Starring: Mayu Ozawa, Soran Tomoto, Seiko Ito, and Sonomi Hoshino
Written by: Suzuyuki Kaneko and Masashi Yamamoto
Directed by: Masashi Yamamoto
“Maybe the house is happy today.”
Moving Day gets all kinds of weird in Masashi Yamamoto’s Wonderful Paradise, one of the featured screenings of this year’s Fantasia International Film Festival.
The estranged Sasaya Family is looking for a new place. Doomed by their father’s gambling debts (and recent divorce as their mother left him for a coffee shop owner), brother and sister Akane and Yuta are restless as the movers come to pack away their lives. But Akane has one last gambit. An errant tweet imploring the town and world beyond to celebrate their final day in the house.
But as more and more people take Akane up on her offer, bringing along with them copious amounts of booze, drugs, and food, the night starts to take weirder and weirder turns. These turns include the ghosts of their grandparents showing up to boogie and kids turning into sticks that can talk.
Operating with all the logic and consistently absurd energy of an I Think You Should Leave sketch, Wonderful Paradise starts as one kind of funny. Only to then quickly morph into a completely different kind of funny mere minutes later.
Co-written and directed by punk auteur Masashi Yamamoto, the film lulls one into a neat sense of domesticity at the start. We are shown the fractured Sasayas, who are in a sort of transition, both personally and literally. All of these opening scenes have a tersely funny edge to them. However, both the cast and crew play these opening moments deadly straight. By setting up the patter and energy of the family early, we get to notice (and appreciate) once things start getting weird.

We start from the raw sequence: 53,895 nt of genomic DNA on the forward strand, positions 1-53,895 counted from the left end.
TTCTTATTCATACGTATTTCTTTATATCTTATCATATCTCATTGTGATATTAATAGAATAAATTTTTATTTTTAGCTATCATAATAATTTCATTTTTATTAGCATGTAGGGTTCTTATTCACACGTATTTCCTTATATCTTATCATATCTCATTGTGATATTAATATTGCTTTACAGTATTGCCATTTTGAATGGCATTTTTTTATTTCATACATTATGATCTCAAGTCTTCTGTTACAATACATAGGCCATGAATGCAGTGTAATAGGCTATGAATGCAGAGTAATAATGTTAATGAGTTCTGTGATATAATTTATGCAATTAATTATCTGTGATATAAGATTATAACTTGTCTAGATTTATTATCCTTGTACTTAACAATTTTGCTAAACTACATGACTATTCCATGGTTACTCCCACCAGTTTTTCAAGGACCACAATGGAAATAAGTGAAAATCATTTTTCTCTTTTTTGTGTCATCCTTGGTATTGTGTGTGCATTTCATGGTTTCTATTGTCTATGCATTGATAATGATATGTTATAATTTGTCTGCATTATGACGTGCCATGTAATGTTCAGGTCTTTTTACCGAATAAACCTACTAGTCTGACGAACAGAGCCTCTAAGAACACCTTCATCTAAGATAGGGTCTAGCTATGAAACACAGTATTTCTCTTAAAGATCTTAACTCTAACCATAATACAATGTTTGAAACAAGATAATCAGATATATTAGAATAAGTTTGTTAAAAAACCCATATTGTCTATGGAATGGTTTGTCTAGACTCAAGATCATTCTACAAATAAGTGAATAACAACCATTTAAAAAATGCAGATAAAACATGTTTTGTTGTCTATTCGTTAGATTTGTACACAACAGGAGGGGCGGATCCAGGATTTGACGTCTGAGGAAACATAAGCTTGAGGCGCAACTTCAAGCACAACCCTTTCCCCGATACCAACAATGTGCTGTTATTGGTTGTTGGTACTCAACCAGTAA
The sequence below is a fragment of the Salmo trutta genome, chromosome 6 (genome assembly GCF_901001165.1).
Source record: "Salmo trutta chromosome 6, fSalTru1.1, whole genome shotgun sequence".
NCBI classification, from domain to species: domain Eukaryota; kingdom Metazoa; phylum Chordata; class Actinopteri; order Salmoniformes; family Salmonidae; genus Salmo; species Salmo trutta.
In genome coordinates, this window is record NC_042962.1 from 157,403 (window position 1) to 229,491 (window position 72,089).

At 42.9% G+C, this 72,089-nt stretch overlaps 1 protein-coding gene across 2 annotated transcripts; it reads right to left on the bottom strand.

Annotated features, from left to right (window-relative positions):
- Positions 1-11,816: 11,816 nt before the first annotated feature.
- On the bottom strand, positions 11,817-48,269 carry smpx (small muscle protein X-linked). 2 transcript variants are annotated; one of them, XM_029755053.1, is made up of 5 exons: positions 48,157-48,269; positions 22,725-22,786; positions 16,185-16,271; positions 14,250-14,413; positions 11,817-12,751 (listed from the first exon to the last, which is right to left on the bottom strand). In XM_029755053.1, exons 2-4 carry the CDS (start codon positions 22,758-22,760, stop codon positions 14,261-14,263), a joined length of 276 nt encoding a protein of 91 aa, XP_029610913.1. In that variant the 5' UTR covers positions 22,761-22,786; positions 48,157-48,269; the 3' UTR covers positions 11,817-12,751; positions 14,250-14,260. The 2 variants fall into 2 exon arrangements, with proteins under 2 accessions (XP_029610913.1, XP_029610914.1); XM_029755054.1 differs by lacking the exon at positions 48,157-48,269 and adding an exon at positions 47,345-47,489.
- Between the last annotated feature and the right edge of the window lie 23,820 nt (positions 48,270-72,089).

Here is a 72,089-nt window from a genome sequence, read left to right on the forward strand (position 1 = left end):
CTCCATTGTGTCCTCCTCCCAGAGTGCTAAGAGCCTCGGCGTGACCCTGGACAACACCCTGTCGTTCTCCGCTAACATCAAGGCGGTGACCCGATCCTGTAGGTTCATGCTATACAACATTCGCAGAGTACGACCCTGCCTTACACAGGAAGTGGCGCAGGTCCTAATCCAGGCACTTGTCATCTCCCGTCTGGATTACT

And trust me fully when I say they get plenty fuckin’ weird.
That said, even with the increasing oddity of the circumstances, Yamamoto and his truly game cast keep everything playing wonderfully. And grounded too! Even when the movie around them is going pretty broad. The contempt of the children toward their returned mother feels genuine, as do both the sibling’s increasing disconnection from the turns the “party” start to take.
And thanks to the “fuck it” energy of everyone behind the camera, things keep escalating. Through a shotgun wedding, a dance sequence, and multiple arterial sprays of blood! Just when you think you have a handle on where Wonderful Paradise wants to go, it completely changes track and genre to serve its latest gag. Sure, some might be turned off by its slightly manic energy and the way it starts to float from scene to scene toward its second act and on.
But to be that particular would be to miss some of Wonderful Paradise’s most gonzo and truly sweet of turns. Turns that may look and feel cartoonish, but ones still imbued with real heart and warmth.